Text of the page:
Soul Care Conversation (Getting to Know Those Who Serve)

July 7th, 2015 Posted by Blog No Comment yet

(The purpose of Soul Care Conversations is to create a place to generate dialogue, initiate thoughtful consideration for the challenges our veterans face each day, share ideas of veteran and family well-being and healing, and spark within all of us a call to be engaged with the veteran and caregiver community. Click here to visit the forum and join the conversation!)

Good Day all! Since our last conversation we all have had the opportunity to celebrate Independence Day. I hope you all had a wonderful and memorable 4th of July. I had the honor to commemorate this special day with the Fort Bragg community in North Carolina. As I walked around the post parade field I observed many of our current warriors in uniform and the pride of each Soldier and his/her family. I noticed the many veterans, some with gray hair or beards, wearing T-shirts that bore emblems of their former units.  As I sat on the parade field with thousands of other warriors, veterans, and their families, I was moved with deep appreciation for the sacrifices made by those who sat with me. I began to reflect that most Americans (not on a military installation) who were watching fireworks do not know or understand our warriors or their families and what is required of them. So this week will be the first of numerous conversations on getting to know our service members and their families.

So what do we know about our warriors and veterans? For our conversation today, I will share just a few relevant items in order to pique your interest so that you may become curious enough to read and research for yourself, or better yet ask a veteran about the military and their experience.

What We Know

  • The military is a unique culture on to itself.
  • Fewer than 1% of Americans have served or participated in the Post 9/11 wars.
  • If you add immediate family members, only 5% of the population have a link to a veteran.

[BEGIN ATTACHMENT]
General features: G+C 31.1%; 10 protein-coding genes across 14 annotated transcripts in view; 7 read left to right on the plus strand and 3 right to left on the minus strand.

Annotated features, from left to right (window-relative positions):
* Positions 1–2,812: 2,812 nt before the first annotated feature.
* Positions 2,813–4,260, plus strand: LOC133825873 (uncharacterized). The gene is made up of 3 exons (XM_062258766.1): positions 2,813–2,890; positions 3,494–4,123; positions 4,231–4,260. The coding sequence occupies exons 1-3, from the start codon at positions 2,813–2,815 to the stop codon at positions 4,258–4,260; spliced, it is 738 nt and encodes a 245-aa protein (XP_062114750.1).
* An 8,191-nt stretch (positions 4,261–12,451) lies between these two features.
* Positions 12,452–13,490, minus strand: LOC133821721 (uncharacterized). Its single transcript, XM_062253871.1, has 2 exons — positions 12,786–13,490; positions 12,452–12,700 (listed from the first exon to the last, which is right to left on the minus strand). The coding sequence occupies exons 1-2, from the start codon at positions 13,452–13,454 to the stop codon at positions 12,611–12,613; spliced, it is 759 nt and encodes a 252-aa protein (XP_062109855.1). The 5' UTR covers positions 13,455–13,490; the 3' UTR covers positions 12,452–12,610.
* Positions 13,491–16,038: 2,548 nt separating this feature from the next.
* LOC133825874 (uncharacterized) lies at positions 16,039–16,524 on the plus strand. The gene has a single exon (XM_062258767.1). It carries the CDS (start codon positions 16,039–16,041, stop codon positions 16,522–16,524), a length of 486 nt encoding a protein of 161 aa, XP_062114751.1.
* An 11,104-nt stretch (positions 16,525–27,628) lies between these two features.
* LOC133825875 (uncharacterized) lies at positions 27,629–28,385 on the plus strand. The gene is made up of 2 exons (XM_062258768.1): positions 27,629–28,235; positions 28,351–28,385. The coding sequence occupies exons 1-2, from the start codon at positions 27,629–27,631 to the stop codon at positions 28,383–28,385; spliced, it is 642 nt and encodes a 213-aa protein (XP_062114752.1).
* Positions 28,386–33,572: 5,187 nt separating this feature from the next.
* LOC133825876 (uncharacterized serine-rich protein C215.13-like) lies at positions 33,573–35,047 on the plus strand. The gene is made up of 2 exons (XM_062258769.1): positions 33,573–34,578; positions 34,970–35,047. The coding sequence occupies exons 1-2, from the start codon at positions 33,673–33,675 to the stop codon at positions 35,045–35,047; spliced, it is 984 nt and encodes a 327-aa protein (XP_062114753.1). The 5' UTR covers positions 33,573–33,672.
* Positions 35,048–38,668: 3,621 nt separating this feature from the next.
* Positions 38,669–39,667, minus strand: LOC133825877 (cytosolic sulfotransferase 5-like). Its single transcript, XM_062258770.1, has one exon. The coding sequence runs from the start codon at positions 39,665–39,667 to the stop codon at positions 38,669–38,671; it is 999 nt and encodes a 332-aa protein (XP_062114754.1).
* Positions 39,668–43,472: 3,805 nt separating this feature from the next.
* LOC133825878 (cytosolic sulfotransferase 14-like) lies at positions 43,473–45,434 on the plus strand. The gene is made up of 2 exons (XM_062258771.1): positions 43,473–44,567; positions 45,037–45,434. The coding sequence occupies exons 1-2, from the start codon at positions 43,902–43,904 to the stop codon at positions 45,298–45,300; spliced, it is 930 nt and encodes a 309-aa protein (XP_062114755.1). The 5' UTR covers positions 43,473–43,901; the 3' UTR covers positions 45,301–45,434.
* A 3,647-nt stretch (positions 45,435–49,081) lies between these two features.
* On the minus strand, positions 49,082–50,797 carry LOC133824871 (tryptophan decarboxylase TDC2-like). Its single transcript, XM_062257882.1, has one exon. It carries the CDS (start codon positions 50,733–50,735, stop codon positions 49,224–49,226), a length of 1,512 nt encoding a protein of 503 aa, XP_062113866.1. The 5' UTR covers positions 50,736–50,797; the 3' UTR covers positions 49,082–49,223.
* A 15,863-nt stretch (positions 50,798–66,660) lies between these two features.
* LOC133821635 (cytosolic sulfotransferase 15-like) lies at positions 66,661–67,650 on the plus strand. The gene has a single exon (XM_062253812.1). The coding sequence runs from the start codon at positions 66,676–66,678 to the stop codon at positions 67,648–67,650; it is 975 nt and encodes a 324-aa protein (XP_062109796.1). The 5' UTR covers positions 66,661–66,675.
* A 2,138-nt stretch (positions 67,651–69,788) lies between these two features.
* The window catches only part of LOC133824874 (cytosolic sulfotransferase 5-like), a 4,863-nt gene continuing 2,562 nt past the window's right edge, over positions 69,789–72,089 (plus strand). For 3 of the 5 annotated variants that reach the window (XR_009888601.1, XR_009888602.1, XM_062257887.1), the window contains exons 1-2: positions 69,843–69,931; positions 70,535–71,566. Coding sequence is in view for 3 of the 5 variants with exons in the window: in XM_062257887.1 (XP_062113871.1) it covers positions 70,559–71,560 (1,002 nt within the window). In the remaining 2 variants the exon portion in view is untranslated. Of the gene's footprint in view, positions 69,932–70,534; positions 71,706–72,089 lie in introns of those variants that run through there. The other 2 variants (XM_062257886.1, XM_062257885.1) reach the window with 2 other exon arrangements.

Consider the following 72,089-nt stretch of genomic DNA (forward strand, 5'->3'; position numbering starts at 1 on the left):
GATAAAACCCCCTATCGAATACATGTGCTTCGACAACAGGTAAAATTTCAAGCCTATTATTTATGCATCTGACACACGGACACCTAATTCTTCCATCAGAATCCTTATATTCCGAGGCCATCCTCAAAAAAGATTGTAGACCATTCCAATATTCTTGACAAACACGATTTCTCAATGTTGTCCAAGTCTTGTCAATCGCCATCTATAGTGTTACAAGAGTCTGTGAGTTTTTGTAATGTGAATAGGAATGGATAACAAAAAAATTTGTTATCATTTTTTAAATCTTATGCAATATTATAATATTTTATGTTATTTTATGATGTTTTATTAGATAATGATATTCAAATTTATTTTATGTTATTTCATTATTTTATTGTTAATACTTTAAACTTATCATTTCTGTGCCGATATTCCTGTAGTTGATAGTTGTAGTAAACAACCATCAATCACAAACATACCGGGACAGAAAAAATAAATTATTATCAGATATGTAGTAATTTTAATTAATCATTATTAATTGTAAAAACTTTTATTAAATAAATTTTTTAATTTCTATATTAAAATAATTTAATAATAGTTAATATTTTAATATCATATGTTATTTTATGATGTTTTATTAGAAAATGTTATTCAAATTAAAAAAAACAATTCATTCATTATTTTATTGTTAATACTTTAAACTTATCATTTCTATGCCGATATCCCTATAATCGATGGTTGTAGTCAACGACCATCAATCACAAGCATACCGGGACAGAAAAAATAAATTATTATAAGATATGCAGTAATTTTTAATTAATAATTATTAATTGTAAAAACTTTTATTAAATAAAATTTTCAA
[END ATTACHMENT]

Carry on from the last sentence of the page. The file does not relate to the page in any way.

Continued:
• The Department of Defense employs about 1.8 million people making it the single largest employer in the United States; with more employees than Exxon, Mobil, Ford, General Motors, and GE combined.
  • US veterans number 22 million individuals and account for less than 7% of the total population. (The Department of Veterans Affairs [VA] projects that number to decrease and that by 2043 the US will have 14 million veterans for a total percentage of the population at only 3.5%.)
  • As of March 31, 2014, 970,000 disability claims were registered with the VA for post 9/11 veterans. Common combat injuries include second and third degree burns, broken bones, shrapnel wounds, traumatic brain injuries, spinal cord injuries, nerve damage, paralysis, loss of sight and hearing, post traumatic stress disorder, and amputations. Also, there have been “non-hostile injuries” and other medical problems to include heat stroke, sexual trauma, suicide attempts, respiratory problems, and vehicle crashes.
  • The Department of Defense and the VA have made progress in our veteran care under the rubrics of physical, emotional, social, and psychological well-being.
  • There are 5.5 million (1.1 million Post 9/11) caregivers providing 24/7 care to their wounded loved one. (Survey conducted by the Rand Corporation under the auspices of the Elizabeth Dole Foundation and the Caregiver Community Program.)

These statistics provide a brief glimpse into the realities of the sacrifices demanded of our warriors and their families. We should have an understanding of who they are and what they have been asked to do because our veterans and their families work and live in our communities.

What We Hear

  • Much of what we hear about veterans today is related to Post Traumatic Stress Disorder (PTSD).
  • Politicians, media, and advocacy groups have recently focused on veterans who return from war with difficulties adjusting to civilian life.
  • Also, it seems that American society has labeled our veterans as either heroes or broken.

None of these considerations bring us close to understanding our veterans and their challenges.

What We Do Not Know

  • Americans do not understand that most of our veterans are not wounded and many have successfully navigated the transition from warrior to civilian life.
  • Many veterans who have been diagnosed with PTSD contribute importantly and effectively in their communities.
  • The US will be culturally disconnected from the realities of war because of the decreasing number of veterans.
  • The number of “soul wounds” due to the trauma and violence of war.

Many warriors have successfully made the transition back into our communities. However, for some the transition has been fraught with obstacles, mistrust, and fear. Jane, a professor at a university, responded to last week’s blog, “In my work with college student-veterans, I find that combat brings many to a faith crisis. They go to Iraq or Afghanistan full of faith but what they experience there causes many to have enormous doubt and questions of theodicy. They need to talk about these issues but there aren’t a lot of people they trust enough — usually only other veterans. It is a real challenge for our clergy, chaplains, and friends-in-faith to be patient, supportive, reliable until we can create safe enough space for the faith questions to emerge.” What Jane experiences in the university may be similar to what others have witnessed in their communities as well.